+ Direct Observation Of Electrons In Microwave Vacuum Components
  Shaw, ZC; Garcia, A; Powell, M; Dickens, JC; Mankowski, JJ; Neuber, AA
Abstract:  Apparatus which is used to directly observe electrons in microwave vacuum components was designed and implemented into a WR-284 like waveguide operated at 2.85 GHz with up to approx. 1 MW power. To generate desired electric field levels for driving secondary emission, the waveguide structure is manipulated by reducing the test section height to 6 mm from the standard WR-284 rectangular waveguide height of 34 mm. Both test and standard sections were operated in the dominant TE10 mode. A 1 mm aperture was cut into the broadside wall of the waveguide section enabling a portion of electrons in the waveguide to enter a properly biased electron multiplier tube mounted atop of the test section. Waveforms are presented showing the direct measurement of electrons, providing a local detection method with nanosecond temporal resolution. Future work will incorporate the test setup for multipactor studies. Published under license by AIP Publishing.
+ Fast Sic Switching Limits For Pulsed Power Applications
  L. Collier; T. Kajiwara; J. Dickens; J. Mankowski; A. Neuber
Abstract:  Solid-state semiconductor switches are emerging as an attractive choice for the fast switching of compact, repetitive, and pulsed power systems. In particular, the high voltage and fast switching capabilities of SiC MOSFETs are well suited for many applications when appropriately gated. For instance, the turn-on and turn-off characteristics of such devices are strongly dependent on the gate driving circuitry. Traditional commercial gate drivers, typically utilizing push-pull or totempole driving topologies, are often not well suited for fast, high current switching with rise times on the order of 10-20 ns, as the driving performance is highly dependent on the combined RLC characteristics of the driving circuitry and the switching device. The proposed gate drive topology utilizes a current-carrying inductor to rapidly charge the MOSFET gate-source capacitance. A high-voltage inductive kick generates the necessary potential to drive the inductor current into the gate through the parasitic gate impedance. As the energy stored in the drive inductor is continuously variable, it can be adjusted such that the gate voltage settles to a lower value, typically 20 V, after the initial kick to prevent excessive gate-source overvoltage. With an inductive drive current of ~23 A, a peak dI/dt of 25 kA μs-1 was achieved for the tested bare SiC MOSFET die. Additionally, a peak dI/dt of 13 kA μs-1 was achieved with the TO-247 packaged device.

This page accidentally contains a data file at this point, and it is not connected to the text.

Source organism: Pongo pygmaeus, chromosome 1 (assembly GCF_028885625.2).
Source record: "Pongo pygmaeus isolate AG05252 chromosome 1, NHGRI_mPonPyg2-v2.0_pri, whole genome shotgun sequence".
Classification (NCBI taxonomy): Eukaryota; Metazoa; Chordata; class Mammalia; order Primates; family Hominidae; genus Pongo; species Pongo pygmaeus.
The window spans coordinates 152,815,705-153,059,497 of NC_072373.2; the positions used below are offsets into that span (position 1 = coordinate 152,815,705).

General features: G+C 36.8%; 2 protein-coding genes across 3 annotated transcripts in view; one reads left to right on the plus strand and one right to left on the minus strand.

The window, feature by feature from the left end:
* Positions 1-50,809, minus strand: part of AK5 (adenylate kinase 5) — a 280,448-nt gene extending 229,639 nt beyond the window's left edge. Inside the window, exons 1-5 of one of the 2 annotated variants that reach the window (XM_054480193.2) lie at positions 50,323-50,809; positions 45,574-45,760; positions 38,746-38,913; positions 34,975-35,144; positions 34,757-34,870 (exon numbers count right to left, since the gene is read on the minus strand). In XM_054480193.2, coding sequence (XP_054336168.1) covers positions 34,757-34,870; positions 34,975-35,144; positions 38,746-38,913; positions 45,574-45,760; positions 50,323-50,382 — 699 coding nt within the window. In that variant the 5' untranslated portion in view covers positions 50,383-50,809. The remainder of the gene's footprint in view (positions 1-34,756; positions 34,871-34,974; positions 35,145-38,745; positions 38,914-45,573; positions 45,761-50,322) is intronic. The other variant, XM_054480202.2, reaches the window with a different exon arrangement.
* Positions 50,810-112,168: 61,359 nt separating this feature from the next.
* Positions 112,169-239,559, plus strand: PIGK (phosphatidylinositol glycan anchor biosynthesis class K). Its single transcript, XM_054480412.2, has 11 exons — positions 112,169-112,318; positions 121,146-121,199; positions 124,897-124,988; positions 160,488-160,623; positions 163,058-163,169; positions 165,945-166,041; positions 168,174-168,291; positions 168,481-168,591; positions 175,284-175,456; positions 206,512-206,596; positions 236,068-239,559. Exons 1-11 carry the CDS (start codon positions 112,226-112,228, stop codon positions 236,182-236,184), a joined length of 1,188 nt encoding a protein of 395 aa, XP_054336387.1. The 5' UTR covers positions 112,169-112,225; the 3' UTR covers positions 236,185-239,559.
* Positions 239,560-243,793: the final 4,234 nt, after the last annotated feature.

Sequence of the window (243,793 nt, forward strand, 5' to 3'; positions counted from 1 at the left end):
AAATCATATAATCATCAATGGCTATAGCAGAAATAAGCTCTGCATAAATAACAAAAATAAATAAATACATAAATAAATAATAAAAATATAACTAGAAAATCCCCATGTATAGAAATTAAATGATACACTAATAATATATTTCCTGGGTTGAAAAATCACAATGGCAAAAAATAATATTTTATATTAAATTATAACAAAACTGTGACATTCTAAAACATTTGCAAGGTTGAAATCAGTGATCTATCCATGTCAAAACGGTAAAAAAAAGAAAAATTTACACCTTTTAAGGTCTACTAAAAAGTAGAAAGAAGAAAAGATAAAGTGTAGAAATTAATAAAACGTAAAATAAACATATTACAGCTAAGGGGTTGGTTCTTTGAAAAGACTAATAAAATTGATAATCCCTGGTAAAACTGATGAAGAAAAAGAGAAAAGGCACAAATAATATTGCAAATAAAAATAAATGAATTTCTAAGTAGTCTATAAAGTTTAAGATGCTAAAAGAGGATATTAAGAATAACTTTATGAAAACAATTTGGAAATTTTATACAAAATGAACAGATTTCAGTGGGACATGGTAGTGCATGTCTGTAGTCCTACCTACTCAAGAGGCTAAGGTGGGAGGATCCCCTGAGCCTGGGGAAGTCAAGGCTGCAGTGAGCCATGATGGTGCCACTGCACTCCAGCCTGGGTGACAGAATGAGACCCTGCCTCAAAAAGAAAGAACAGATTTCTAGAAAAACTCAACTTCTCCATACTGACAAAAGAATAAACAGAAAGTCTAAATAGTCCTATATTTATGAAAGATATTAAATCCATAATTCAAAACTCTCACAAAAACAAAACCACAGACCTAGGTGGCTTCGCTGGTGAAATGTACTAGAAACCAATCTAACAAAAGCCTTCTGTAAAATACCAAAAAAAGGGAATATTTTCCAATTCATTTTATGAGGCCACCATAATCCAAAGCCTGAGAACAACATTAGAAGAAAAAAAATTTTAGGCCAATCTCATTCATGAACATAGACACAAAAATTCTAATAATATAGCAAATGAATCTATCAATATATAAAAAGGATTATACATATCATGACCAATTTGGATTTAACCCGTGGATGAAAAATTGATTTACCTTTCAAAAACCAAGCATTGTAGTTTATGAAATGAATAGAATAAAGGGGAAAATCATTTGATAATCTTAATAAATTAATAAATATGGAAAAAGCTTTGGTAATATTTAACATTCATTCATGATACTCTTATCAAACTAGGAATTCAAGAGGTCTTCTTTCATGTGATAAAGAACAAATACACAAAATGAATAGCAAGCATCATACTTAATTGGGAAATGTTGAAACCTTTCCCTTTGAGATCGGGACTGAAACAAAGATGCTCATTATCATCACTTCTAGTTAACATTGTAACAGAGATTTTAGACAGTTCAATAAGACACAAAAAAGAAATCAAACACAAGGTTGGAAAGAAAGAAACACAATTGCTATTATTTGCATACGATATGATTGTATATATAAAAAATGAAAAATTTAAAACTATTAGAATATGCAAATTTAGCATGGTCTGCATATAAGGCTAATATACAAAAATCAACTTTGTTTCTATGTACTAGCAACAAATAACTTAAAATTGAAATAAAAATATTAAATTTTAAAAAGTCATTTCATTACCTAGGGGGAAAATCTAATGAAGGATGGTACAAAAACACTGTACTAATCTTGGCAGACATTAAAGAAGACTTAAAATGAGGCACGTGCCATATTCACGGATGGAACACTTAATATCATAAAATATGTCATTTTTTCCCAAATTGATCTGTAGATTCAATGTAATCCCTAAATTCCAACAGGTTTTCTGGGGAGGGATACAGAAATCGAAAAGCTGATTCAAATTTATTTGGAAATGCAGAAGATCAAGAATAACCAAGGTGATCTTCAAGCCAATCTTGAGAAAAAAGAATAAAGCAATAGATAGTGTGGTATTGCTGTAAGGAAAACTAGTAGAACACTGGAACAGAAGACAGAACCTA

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+ Fundamental Study Of Dc And Rf Breakdown Of Atmospheric Air
  Aponte, IA; Esser, B; Shaw, ZC; Dickens, JC; Mankowski, JJ; Neuber, AA
Abstract:  Radio frequency (RF) breakdown in air at a frequency of particular relevance to ionospheric heating-3.3 MHz, close to the low end of the applicable frequency range-is studied at centimeter-sized gap distances and compared to the literature for small gaps. To establish a reference point, Paschen's early DC breakdown study utilizing two brass spheres of 1 cm radius was replicated following the original procedure and subsequently extended to examine RF breakdown. Various electrode combinations were tested with brass cathodes creating the highest variance in the datasets among DC tests. The greatest variation in RF breakdown arose when either electrode was brass. Gap distances of 1-10 mm were tested for both DC and RF with the slow-rise time (5 mV/mu s) RF breakdown occurring at approximately 80% of the DC breakdown value, a value corroborated by Monte Carlo breakdown simulations. Pushing the envelope rise time of the applied RF voltage into the microsecond regime yielded an RF voltage of roughly 20% above the DC breakdown value accompanied by a distinct increase in breakdown amplitude fluctuations. Illuminating the gap electrodes with deep ultraviolet (280 nm and below) minimized the breakdown amplitude fluctuations due to photoemission at the electrodes as expected. Finally, to address the conditions found in real-world geometries with sharp corners or protrusions, RF corona behavior utilizing tungsten needles above a ground plane is measured. The obtained results help us define the operation limits of high-power antennas at 1-10 MHz frequencies.